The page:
Allocation and proportion is a little tricky. Although these expressions aren't quite different from their English equivalents, there are a few differences that you will need to pay extra attention to.
ずつ is a rather straightforward particle that splits things up into groups, creating ratios. Say you have X number of kids and Y number of mothers to watch the kids. Say there are 100 kids, but you want a chaperon every four kids. To tell the mothers this, you could say 子供４人に１人ずつ、お母さんがついてください。You can do the math as to how many mothers there are.
In 1, of all the 100 kids now in groups of 10, two mothers are allotted to each.
May two mothers follow with every ten kids?
Think of it as grouping things from the start of a line/process until the end. It is implied that the allocation is repeated so that the intended ratio is carried out in turn.
Please pass out to each and every person one of these twenty magazines.
In English, it is more common for someone to say “give three pieces of paper to each kid” than “give three pieces of paper to every ten kids”. We want to make things grammatically singular in number and say “to each group of ten kids”. Saying group is not that necessary in Japanese because ずつ does that already.
You can, though, paraphrase ずつ out of the sentence. Compare and contrast the following sets of sentences.
3a. It'll be fifteen cards to each person. We'll put the rest face down here.
3b. So there will be fifteen cards for each person, we'll pass out the cards to everyone.
4a. Bind up textbooks in groups of two, novels in groups of ten, and magazines in groups of twenty with three cords.
4b. To make bundles, bind so that textbooks are in sets of two, novels in ten, and magazines in twenty with three cords.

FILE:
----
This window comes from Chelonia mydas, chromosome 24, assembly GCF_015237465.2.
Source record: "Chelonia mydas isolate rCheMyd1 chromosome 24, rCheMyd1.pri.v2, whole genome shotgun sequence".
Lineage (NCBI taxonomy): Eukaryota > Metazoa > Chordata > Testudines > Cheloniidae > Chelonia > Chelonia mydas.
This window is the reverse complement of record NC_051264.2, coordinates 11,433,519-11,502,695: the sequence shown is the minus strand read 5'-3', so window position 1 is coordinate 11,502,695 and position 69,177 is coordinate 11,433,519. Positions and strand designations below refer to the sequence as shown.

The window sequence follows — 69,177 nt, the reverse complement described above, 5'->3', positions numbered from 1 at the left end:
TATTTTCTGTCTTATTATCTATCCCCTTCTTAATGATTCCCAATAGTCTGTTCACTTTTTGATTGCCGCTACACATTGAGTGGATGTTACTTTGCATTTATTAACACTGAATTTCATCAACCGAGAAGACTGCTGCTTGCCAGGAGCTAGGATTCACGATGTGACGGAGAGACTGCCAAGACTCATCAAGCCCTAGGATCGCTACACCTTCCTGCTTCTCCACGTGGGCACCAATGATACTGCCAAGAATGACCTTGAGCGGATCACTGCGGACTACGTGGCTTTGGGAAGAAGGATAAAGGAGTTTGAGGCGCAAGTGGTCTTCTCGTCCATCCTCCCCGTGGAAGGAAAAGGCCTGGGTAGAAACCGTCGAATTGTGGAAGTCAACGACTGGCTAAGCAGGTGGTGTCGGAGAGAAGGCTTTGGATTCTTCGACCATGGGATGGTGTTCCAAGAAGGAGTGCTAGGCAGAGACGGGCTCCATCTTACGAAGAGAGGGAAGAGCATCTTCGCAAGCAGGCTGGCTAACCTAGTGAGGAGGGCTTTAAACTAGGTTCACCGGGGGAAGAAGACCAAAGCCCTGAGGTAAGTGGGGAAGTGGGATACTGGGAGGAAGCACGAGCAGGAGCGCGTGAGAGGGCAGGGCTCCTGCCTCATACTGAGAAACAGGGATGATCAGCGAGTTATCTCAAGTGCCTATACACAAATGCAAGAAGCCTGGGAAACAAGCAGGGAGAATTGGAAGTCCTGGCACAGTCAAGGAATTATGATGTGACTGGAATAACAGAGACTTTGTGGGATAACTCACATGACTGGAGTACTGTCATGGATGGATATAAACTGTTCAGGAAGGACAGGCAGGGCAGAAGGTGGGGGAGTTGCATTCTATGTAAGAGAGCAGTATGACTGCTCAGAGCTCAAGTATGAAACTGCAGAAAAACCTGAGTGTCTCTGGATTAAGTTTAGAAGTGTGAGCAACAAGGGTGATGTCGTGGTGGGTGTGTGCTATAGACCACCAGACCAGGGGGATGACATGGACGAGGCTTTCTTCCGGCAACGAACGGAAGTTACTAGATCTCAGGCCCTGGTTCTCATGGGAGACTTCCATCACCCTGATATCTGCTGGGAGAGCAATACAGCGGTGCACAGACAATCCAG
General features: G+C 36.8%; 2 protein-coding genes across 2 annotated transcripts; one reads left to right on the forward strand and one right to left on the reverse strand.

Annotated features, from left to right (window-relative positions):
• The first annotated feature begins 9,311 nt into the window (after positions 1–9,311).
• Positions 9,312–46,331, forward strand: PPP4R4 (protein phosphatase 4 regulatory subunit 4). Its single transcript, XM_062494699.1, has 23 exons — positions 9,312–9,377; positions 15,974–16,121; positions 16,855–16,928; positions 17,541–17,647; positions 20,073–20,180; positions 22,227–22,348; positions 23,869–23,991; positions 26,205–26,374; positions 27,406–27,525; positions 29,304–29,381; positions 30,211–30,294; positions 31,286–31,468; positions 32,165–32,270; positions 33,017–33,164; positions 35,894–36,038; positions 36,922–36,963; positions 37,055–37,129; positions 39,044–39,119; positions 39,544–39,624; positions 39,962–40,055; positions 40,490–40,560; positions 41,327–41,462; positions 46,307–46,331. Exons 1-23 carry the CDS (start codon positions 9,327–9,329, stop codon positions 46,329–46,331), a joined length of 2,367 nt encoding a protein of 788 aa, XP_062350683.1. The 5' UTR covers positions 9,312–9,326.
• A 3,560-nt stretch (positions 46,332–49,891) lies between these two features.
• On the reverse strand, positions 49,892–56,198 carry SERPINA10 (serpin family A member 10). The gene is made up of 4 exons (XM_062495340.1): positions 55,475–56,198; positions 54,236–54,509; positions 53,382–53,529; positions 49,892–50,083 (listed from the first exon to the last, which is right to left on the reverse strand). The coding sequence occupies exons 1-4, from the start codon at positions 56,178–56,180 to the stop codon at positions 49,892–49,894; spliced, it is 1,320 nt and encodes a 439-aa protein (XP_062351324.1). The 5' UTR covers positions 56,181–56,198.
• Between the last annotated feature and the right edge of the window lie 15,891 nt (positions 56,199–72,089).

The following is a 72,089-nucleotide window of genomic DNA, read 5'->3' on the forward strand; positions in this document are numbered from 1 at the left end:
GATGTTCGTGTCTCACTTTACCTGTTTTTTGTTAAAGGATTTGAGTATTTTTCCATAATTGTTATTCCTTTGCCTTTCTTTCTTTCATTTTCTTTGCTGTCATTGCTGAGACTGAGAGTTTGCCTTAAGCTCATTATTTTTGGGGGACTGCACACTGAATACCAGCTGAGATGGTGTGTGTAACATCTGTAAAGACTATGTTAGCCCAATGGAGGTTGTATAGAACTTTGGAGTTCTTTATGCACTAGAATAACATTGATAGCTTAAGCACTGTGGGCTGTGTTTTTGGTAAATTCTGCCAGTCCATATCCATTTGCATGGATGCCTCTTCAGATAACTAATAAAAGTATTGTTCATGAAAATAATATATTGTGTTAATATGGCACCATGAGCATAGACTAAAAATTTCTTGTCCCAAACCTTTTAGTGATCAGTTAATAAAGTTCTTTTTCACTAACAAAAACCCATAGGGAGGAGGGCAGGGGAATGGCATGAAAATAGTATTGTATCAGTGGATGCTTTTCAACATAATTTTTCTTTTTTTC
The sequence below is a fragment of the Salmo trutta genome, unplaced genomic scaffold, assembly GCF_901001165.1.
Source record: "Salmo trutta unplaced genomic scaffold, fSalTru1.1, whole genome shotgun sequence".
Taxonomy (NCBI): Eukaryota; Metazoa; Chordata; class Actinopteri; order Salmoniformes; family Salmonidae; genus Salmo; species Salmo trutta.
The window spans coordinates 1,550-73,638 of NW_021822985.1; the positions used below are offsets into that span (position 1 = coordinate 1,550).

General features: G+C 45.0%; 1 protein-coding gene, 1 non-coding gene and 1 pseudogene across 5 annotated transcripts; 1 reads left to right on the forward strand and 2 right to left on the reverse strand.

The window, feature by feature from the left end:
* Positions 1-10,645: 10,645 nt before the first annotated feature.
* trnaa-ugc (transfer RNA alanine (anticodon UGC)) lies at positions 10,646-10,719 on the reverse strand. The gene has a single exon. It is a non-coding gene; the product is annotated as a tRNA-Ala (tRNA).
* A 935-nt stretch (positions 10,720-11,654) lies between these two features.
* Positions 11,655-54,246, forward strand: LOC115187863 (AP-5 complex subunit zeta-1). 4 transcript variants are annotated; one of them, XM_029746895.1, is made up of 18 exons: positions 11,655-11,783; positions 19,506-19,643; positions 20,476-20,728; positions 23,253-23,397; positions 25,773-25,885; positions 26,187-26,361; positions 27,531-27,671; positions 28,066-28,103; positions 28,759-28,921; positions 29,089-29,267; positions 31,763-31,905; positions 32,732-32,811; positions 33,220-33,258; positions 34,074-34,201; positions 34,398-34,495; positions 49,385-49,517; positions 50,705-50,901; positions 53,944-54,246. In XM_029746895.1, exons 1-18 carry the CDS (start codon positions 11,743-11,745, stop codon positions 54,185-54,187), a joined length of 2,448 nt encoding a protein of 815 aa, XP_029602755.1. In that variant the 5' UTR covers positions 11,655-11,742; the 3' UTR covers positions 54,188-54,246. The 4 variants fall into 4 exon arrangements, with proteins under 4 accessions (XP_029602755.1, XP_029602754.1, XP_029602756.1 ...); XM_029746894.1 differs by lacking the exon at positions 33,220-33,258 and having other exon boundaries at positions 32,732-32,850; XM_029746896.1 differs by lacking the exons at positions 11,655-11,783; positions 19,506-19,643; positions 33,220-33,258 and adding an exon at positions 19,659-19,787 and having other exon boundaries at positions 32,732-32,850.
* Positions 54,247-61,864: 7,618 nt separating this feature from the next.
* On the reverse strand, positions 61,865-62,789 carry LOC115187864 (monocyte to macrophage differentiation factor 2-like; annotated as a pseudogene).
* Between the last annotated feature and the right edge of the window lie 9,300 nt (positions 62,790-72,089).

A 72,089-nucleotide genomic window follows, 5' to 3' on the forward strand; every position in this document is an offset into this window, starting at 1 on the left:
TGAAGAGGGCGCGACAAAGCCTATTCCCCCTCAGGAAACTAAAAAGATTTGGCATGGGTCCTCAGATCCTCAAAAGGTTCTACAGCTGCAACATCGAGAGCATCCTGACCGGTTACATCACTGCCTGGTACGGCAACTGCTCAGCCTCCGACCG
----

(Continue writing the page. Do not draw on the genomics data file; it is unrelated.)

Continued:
As you can see, all ずつ does is mark how much the identified recipient(s) are going to get. Some expressions that you will constantly see include 少しずつ (little by little) and わずかずつ (similar to the first but smaller in degree).
To arrange them in twos.
Kids will receive two candies each.
It's best to eat a little bit at a time.
She recovered little by little.
Two sheets each please.
Please enter the bus one by one.
He put aside a few dollars every day.
The river water level rose little by little yesterday.
Please learn these words one word at a time.
I came to understand the bottom of it little by little.
Orthography Note: づつ is also correct but old-fashioned.
～わりで has some interchangeability withずつ. Rather than being involved with the flow of work or time, this pattern just shows a rate/proportion. So, if the numbers of the whole situation are not certainly known, you can’t use ～わりで. In spoken speech, however, ずつ and ～わりで are often omitted out of the sentence.
At ten miles an hour, when will you arrive at your destination?
ずつ still gets used in math texts, but because it needs context to be understood clearly, it is usually limited to the spoken language. ～わりで, on the other hand, clearly states things in more mathematical terms, so it is more indicative of the written language.